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Sunday, 15 December 2019
HENLEY Town Council’s operational deficit could rise significantly next year.
A report to councillors says the figure could rise from £47,700 to £134,300 in the year beginning on April 1.
It warns that “savings will need to be made or income increased”.
The prediction is based on a number of different factors. including an increase in staff salaries, investment in public services and general maintenance costs.
The salaries would represent the biggest spending increase of £47,000, but these are subject to an independent review by the Government which may not be confirmed until after the council’s budget is agreed early next year so a provisional rise of two per cent has been assumed.
There is also a grant to the Henley Women's Regatta of £16,700 and an allocation of £10,000 for the Climate Emergency Working Group.
The council has also pledged more than £55,000 through grant funding to a number of charities, clubs and community groups. The draft figure also assumes a three per cent increase in council tax, which would bring in an extra £36,300.
In January, the ruling Henley Residents Group agreed a three per cent rise on the tax precept to help reduce the then deficit, saying the increase was in line with inflation.
From 2011 to 2015 there was an overall surplus in the budget of £84,000 while in 2015/16 the council had a small deficit of £4,000.
The deficit has dropped significantly since the Conservatives were in control in 2016/17 when it stood at £278,000.
The council’s finance, strategy and management committee will make recommendations when it meets on December 10.
Councillor Ian Reissmann (HRG), who chairs the committee, said: “We would like to have a balanced budget and be in a position where our spending was equal to our income.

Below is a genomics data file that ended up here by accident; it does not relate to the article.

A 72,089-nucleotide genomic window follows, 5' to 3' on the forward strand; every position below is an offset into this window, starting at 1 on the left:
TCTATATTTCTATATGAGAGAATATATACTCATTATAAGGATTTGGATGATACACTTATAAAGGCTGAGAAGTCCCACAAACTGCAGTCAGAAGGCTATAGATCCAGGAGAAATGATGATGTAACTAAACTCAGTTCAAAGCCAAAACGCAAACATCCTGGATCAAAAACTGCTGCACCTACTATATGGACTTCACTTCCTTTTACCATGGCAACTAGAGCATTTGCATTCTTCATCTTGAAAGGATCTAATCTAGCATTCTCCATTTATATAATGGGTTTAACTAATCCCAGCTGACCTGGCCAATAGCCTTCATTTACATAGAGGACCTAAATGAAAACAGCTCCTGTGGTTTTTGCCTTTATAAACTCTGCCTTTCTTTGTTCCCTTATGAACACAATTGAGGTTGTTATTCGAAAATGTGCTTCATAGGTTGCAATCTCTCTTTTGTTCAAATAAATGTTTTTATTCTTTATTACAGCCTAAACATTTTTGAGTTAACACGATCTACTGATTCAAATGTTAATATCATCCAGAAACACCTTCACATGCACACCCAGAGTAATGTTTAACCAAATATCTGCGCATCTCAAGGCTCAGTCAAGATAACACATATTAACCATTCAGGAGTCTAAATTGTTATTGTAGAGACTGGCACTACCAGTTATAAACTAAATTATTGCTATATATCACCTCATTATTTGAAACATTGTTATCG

“On the other hand, we also feel spending and investing in the town to provide services and facilities that residents want and enjoy is important and we see that as a valuable way of spending.
“We feel that as long as the spending represents good value for money then a deficit is acceptable because the town council is in a position where it is able to bring in money from investments.
“It gives us the freedom that a lot of other councils do not have but it is not an indefinite solution. We have to be careful to make sure that it is sustainable spending and we will do everything we can to bring down that figure before January.
“It has been higher in the past and we have been heading in the right direction in the last few years. We have also been continuing to plug the gaps that the county and district councils have left us.
“We do want to keep the deficit down to a minimum so that we have money to spend in the future.
“We are currently budgeting for an inflationary three per cent rise in council tax. We don’t want to increase it more than that. Even though council tax is still less than £100 per household, these funds do add up and we don’t want to squeeze the residents of their money when they are struggling.”
Councillor Will Hamilton (Conservative) said: “The council needs to deliver within its means.
“Obviously when a council is investing beyond its means you are going to get concerns. Budgets need to be met and the council needs to meet those targets and at the moment they are not doing that.”
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